On Monday, Treasury Secretary Steven Mnuchin insisted the U.S. and China had reached a “fundamental agreement. Subject to documentation” throughout trade talks in Washington last week.
“We made substantial progress last week in the negotiations,” Mnuchin instructed to the news channel. “China has agreed on agriculture that they are going to take off tariffs on agriculture. We have reached a fundamental agreement.”
U.S. tariff hikes set to be levied on Chinese goods on Oct. 15 have been put off due to the negotiations, and Mnuchin stated he anticipates not moving ahead with Dec. 15 tariffs as a result of he believes a deal shall be in place by then.
Mnuchin stated financial services had been dealt with in phase one, whereas other aspects of the services market can be dealt with in phase two.
The Treasury secretary explained how the following round of negotiations will move forward now that bargaining on phase one of a trade deal was on the books.
“The next phase of deputy level calls is occurring this week. U.S. Trade Representative Robert Lighthizer and I will have a first-level call with Vice Premier Liu He next week,” Mnuchin stated, including that the two sides will “meet in Chile to finish the deal” through the Asian-Pacific Economic Cooperation meetings in mid-November.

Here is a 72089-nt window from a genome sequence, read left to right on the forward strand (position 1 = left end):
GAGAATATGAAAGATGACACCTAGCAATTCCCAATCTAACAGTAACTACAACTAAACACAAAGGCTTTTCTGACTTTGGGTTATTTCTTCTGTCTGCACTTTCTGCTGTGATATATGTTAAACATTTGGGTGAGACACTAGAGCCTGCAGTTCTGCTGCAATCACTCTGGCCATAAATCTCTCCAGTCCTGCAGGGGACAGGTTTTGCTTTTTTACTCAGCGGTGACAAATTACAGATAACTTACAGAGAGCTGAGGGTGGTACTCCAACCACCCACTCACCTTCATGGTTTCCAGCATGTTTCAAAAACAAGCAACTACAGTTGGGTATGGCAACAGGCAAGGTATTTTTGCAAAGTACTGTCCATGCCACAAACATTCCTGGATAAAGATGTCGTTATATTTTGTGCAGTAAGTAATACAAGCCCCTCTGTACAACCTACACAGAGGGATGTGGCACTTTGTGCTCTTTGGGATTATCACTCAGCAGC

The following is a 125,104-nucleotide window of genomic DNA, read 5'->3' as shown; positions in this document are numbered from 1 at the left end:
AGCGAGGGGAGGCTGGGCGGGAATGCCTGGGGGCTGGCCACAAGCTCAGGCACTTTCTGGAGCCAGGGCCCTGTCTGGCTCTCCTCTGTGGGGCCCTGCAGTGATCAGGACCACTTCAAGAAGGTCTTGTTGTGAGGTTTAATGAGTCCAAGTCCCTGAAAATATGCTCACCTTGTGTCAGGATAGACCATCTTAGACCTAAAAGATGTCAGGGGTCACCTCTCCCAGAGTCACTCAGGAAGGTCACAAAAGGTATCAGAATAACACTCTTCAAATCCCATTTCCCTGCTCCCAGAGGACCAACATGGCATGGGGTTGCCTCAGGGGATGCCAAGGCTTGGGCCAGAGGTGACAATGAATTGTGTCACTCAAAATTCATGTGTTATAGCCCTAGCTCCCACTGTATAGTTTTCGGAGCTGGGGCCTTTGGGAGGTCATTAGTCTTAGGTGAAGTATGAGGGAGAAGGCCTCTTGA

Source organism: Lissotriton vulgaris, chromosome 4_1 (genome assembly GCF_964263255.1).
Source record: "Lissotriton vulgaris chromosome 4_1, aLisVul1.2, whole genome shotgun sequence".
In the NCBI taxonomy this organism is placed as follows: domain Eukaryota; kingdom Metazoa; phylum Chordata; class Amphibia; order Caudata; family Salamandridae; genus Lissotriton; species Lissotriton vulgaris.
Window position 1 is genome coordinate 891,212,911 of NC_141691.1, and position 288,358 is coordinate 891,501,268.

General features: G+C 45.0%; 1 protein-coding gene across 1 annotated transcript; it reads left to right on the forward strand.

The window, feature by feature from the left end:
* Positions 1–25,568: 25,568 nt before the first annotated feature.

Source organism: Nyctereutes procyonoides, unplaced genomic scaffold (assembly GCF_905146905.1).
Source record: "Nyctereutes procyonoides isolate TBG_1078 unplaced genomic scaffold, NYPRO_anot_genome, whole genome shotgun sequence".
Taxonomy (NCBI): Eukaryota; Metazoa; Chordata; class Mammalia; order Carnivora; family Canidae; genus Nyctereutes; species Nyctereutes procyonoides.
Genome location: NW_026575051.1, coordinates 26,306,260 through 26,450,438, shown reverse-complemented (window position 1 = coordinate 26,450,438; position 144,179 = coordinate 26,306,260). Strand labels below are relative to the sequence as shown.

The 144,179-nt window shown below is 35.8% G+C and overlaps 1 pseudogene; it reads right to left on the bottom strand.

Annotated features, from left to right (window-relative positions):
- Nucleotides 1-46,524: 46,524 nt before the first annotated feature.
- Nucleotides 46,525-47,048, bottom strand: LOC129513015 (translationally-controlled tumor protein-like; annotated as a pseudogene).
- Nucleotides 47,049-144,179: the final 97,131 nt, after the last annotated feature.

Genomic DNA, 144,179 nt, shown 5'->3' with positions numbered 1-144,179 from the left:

He pushed again against the notion that the deal was still up within the air, after state-owned newspaper China Daily wrote that “Champagne should probably be kept on ice, at least till the two presidents put pen to paper.”
The phase one agreement came days before customs information released Monday by Beijing showed Chinese exports to the U.S. fell 17.8 % to $36.5 billion in September, proof the trade war is taking a toll on the world’s second-largest economy. The U.S. is the biggest buyer of Chinese goods.